Gary Holt On Metallica’s Master of Puppets: “Some Beethoven-Level Sh*t James Hetfield Wrote”

Gary Holt On Metallica's Master of Puppets: "That's Like Some Beethoven-Level Sh*t James Hetfield Wrote"

Exodus leader Gary Holt picked the massive Metallica album Master of Puppets as his favorite, praising James Hetfield‘s songwriting skills on it.

The album’s title track, Master of Puppets, has always been considered the most notable song of the album. Written by the singer James Hetfield, it pointed out people’s dealing with drugs. The band first played the song to the crowd in late December 1985. Furthermore, it was the band’s late bassist Cliff Burton‘s favorite song from the album.

Metallica released the Master of Puppets album on March 3, 1986. The album was their third studio album that marked the band’s last album to feature Cliff Burton, who passed away in a bus crash. Receiving positive reviews from critics because of its lyrical expression and instrumental sounding, Master of Puppets is Metallica’s third highest-selling album of all time.


Recently, Gary Holt appeared on Knotfest to open up about his favorite songs and albums of all time. At first, the guitarist named Master of Puppets the greatest of all time, right after his bandmate Charlie Benante said ExodusBonded By Blood influenced Metallica, Megadeth, Anthrax, and Slayer.

“People ask me, ‘What’s the greatest thrash album of all time?’ I straight up say ‘Master Of Puppets,'” Gary Holt says. “I think it’s the greatest metal album of all time.”

He then admitted that there was another album close to Master of Puppets on top, Judas Priest’s Stained Class. Concluding, Gary Holt praised James Hetfield and his songwriting skills, saying that it was like Beethoven.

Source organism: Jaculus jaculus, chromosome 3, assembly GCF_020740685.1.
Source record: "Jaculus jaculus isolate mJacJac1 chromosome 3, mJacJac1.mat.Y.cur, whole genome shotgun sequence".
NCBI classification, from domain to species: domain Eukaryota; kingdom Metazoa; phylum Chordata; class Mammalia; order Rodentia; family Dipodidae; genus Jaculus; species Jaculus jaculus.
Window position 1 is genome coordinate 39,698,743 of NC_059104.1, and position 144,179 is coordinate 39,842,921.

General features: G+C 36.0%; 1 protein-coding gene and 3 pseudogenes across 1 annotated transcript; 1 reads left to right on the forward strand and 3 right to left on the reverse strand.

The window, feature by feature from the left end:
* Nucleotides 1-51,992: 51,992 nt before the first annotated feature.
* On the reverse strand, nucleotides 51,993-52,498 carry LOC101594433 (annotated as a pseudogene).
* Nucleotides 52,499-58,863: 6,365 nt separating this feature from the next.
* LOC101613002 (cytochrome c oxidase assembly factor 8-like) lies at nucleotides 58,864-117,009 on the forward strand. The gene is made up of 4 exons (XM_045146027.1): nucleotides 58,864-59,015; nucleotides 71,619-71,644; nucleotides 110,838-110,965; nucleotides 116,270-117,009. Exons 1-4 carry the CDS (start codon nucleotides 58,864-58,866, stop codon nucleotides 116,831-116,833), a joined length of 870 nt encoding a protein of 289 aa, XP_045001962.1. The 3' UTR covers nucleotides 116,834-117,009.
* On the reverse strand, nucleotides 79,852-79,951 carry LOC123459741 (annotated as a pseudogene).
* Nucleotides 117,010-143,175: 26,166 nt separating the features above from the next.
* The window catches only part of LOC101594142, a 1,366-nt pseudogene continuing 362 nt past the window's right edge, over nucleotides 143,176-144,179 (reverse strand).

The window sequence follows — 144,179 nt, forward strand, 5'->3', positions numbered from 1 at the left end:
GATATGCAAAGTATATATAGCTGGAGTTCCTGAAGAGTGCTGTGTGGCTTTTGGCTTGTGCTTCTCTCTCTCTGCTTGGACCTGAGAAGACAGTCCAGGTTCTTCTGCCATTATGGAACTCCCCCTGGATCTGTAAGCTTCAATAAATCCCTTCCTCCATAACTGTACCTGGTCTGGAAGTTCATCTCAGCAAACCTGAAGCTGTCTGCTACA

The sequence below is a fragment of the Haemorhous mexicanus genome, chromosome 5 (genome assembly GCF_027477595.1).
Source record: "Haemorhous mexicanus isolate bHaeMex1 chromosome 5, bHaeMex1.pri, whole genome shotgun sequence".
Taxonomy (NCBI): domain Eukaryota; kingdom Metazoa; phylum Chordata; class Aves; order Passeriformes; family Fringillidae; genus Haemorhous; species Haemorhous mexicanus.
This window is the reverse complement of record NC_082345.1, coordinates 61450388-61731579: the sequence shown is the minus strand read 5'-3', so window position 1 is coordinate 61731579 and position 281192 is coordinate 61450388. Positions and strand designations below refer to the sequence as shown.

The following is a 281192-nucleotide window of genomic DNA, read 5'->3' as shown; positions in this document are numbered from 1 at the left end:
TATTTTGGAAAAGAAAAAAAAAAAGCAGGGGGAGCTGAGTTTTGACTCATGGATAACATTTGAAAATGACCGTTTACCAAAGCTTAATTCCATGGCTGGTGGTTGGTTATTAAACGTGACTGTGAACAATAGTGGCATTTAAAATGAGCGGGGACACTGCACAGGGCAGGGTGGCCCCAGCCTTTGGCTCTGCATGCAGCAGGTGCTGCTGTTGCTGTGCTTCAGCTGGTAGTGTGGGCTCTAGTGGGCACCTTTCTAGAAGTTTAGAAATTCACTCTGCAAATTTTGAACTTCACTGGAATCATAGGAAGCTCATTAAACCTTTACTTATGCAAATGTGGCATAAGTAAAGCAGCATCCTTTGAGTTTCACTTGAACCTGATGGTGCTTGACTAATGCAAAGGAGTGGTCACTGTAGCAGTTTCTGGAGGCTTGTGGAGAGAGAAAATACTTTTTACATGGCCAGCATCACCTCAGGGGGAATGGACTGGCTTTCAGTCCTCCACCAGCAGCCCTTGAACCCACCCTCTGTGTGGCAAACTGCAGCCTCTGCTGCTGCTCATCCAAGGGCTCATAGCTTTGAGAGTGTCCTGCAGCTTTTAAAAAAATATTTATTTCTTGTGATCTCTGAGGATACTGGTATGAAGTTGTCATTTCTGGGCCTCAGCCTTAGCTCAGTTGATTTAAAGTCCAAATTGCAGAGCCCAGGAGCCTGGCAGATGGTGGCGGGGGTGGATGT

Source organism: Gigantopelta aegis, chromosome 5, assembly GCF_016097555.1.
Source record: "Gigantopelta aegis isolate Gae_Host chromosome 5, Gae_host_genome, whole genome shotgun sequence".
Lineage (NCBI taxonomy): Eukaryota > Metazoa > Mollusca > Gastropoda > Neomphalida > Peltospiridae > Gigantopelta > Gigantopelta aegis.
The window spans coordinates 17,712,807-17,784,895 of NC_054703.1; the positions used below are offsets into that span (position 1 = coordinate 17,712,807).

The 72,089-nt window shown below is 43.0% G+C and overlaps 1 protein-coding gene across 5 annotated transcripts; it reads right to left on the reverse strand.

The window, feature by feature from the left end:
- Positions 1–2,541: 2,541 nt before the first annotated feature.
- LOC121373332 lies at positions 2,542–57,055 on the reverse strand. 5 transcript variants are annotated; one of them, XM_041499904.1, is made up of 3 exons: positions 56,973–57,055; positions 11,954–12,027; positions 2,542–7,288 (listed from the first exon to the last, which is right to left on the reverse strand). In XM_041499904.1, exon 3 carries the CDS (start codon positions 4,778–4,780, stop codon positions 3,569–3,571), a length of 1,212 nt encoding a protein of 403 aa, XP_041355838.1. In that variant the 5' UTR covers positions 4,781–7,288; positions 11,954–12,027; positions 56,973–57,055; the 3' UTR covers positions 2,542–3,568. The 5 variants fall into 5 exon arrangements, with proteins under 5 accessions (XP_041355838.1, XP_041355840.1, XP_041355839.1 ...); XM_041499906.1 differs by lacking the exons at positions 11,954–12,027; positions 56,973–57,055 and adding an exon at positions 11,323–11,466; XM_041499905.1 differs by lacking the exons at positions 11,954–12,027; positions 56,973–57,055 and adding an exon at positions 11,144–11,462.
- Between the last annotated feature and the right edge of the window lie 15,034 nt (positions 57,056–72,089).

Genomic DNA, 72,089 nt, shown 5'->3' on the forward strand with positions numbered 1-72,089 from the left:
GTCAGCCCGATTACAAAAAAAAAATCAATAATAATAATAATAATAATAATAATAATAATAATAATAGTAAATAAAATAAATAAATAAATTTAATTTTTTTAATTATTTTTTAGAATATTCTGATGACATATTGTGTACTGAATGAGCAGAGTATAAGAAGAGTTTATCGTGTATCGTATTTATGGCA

“It’s neck-and-neck between ‘Master Of Puppets’ and Judas Priest’s ‘Stained Class’ for me,” he continues. “The clean section in [the] ‘Master Of Puppets’ [title track], c’mon — that’s like some Beethoven-level shit James wrote.”

Kirk Hammett and Gary Holt
Metallica guitarist Kirk Hammett and Gary Holt – image: Tim Mosenfelder

In the album’s release year, 1986, Metallica and Exodus shared the stage at Bill Graham’s Civic in San Francisco along with Megadeth and Metal Church. During the show, Exodus stomped Metallica into the dirt, as Gary Holt recalled. He also mentioned what James Hetfield said about his band in full of respect.

“We were getting wasted after the show, and James was laughing and saying, ‘Haha, that’s the last time you guys’ll ever support us,’” he reveals. “And it was the last time we ever supported Metallica.”

He added: “There wasn’t thrash metal competition, cos in the beginning there was only us and Metallica – the first time I ever heard with them was when we played with them, and it felt like looking in a mirror.”

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